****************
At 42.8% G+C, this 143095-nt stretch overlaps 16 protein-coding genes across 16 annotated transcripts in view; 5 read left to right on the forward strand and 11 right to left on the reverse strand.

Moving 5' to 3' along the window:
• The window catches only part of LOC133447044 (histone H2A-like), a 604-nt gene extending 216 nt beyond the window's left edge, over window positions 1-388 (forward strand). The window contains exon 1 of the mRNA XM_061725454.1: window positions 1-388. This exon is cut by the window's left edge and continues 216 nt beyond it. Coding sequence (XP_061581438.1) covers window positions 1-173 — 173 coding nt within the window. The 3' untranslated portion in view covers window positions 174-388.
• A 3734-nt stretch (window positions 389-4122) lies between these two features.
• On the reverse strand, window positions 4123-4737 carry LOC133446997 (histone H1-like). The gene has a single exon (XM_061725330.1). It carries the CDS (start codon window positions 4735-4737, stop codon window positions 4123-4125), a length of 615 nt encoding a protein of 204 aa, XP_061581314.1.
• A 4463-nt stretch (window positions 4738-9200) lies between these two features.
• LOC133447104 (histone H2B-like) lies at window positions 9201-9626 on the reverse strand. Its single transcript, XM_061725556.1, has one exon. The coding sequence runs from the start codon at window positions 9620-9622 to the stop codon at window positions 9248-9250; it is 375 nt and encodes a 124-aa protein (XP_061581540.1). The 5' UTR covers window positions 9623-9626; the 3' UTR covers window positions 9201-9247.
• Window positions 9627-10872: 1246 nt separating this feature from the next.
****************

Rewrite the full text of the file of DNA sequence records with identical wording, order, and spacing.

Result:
At 42.8% G+C, this 143095-nt stretch overlaps 16 protein-coding genes across 16 annotated transcripts in view; 5 read left to right on the forward strand and 11 right to left on the reverse strand.

Moving 5' to 3' along the window:
• The window catches only part of LOC133447044 (histone H2A-like), a 604-nt gene extending 216 nt beyond the window's left edge, over window positions 1-388 (forward strand). The window contains exon 1 of the mRNA XM_061725454.1: window positions 1-388. This exon is cut by the window's left edge and continues 216 nt beyond it. Coding sequence (XP_061581438.1) covers window positions 1-173 — 173 coding nt within the window. The 3' untranslated portion in view covers window positions 174-388.
• A 3734-nt stretch (window positions 389-4122) lies between these two features.
• On the reverse strand, window positions 4123-4737 carry LOC133446997 (histone H1-like). The gene has a single exon (XM_061725330.1). It carries the CDS (start codon window positions 4735-4737, stop codon window positions 4123-4125), a length of 615 nt encoding a protein of 204 aa, XP_061581314.1.
• A 4463-nt stretch (window positions 4738-9200) lies between these two features.
• LOC133447104 (histone H2B-like) lies at window positions 9201-9626 on the reverse strand. Its single transcript, XM_061725556.1, has one exon. The coding sequence runs from the start codon at window positions 9620-9622 to the stop codon at window positions 9248-9250; it is 375 nt and encodes a 124-aa protein (XP_061581540.1). The 5' UTR covers window positions 9623-9626; the 3' UTR covers window positions 9201-9247.
• Window positions 9627-10872: 1246 nt separating this feature from the next.